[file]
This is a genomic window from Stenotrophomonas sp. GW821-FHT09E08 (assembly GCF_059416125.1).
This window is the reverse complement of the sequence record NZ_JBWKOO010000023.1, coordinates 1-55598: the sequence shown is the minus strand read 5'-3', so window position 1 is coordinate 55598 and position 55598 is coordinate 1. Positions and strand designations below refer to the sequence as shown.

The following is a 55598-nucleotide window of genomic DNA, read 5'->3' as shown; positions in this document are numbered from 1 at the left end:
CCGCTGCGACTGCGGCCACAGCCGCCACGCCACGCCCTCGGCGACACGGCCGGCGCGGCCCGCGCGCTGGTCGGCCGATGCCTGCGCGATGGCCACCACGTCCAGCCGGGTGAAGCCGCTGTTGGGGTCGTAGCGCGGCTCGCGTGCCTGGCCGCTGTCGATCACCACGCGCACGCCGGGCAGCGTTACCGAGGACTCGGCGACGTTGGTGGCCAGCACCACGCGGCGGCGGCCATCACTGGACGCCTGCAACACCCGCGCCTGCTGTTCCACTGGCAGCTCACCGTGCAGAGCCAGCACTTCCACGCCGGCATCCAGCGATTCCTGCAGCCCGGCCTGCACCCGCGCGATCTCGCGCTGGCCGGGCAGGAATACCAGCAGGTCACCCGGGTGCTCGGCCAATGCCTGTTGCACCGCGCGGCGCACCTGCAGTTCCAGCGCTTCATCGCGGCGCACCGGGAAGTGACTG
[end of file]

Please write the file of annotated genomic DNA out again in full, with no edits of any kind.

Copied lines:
This is a genomic window from Stenotrophomonas sp. GW821-FHT09E08 (assembly GCF_059416125.1).
This window is the reverse complement of the sequence record NZ_JBWKOO010000023.1, coordinates 1-55598: the sequence shown is the minus strand read 5'-3', so window position 1 is coordinate 55598 and position 55598 is coordinate 1. Positions and strand designations below refer to the sequence as shown.

The following is a 55598-nucleotide window of genomic DNA, read 5'->3' as shown; positions in this document are numbered from 1 at the left end:
CCGCTGCGACTGCGGCCACAGCCGCCACGCCACGCCCTCGGCGACACGGCCGGCGCGGCCCGCGCGCTGGTCGGCCGATGCCTGCGCGATGGCCACCACGTCCAGCCGGGTGAAGCCGCTGTTGGGGTCGTAGCGCGGCTCGCGTGCCTGGCCGCTGTCGATCACCACGCGCACGCCGGGCAGCGTTACCGAGGACTCGGCGACGTTGGTGGCCAGCACCACGCGGCGGCGGCCATCACTGGACGCCTGCAACACCCGCGCCTGCTGTTCCACTGGCAGCTCACCGTGCAGAGCCAGCACTTCCACGCCGGCATCCAGCGATTCCTGCAGCCCGGCCTGCACCCGCGCGATCTCGCGCTGGCCGGGCAGGAATACCAGCAGGTCACCCGGGTGCTCGGCCAATGCCTGTTGCACCGCGCGGCGCACCTGCAGTTCCAGCGCTTCATCGCGGCGCACCGGGAAGTGACTG